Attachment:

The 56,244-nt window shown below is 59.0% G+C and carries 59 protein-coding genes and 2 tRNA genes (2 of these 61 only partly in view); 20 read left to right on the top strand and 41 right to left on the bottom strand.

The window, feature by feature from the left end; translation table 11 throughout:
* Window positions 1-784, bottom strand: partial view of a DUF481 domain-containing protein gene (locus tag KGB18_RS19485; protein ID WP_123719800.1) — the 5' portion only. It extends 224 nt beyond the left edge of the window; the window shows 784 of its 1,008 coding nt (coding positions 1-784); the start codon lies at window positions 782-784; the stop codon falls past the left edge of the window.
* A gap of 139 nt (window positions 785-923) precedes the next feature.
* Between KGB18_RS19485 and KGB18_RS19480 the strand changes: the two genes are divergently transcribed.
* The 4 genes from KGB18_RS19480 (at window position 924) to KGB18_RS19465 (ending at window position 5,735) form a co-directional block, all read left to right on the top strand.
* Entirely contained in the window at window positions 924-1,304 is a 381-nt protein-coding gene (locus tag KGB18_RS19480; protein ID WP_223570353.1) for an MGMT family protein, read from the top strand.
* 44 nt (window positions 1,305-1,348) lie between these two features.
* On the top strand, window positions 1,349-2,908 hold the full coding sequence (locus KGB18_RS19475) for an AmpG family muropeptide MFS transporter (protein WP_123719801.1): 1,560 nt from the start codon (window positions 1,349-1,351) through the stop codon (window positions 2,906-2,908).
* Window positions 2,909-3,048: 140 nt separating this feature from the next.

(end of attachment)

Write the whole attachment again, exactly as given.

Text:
The 56,244-nt window shown below is 59.0% G+C and carries 59 protein-coding genes and 2 tRNA genes (2 of these 61 only partly in view); 20 read left to right on the top strand and 41 right to left on the bottom strand.

The window, feature by feature from the left end; translation table 11 throughout:
* Window positions 1-784, bottom strand: partial view of a DUF481 domain-containing protein gene (locus tag KGB18_RS19485; protein ID WP_123719800.1) — the 5' portion only. It extends 224 nt beyond the left edge of the window; the window shows 784 of its 1,008 coding nt (coding positions 1-784); the start codon lies at window positions 782-784; the stop codon falls past the left edge of the window.
* A gap of 139 nt (window positions 785-923) precedes the next feature.
* Between KGB18_RS19485 and KGB18_RS19480 the strand changes: the two genes are divergently transcribed.
* The 4 genes from KGB18_RS19480 (at window position 924) to KGB18_RS19465 (ending at window position 5,735) form a co-directional block, all read left to right on the top strand.
* Entirely contained in the window at window positions 924-1,304 is a 381-nt protein-coding gene (locus tag KGB18_RS19480; protein ID WP_223570353.1) for an MGMT family protein, read from the top strand.
* 44 nt (window positions 1,305-1,348) lie between these two features.
* On the top strand, window positions 1,349-2,908 hold the full coding sequence (locus KGB18_RS19475) for an AmpG family muropeptide MFS transporter (protein WP_123719801.1): 1,560 nt from the start codon (window positions 1,349-1,351) through the stop codon (window positions 2,906-2,908).
* Window positions 2,909-3,048: 140 nt separating this feature from the next.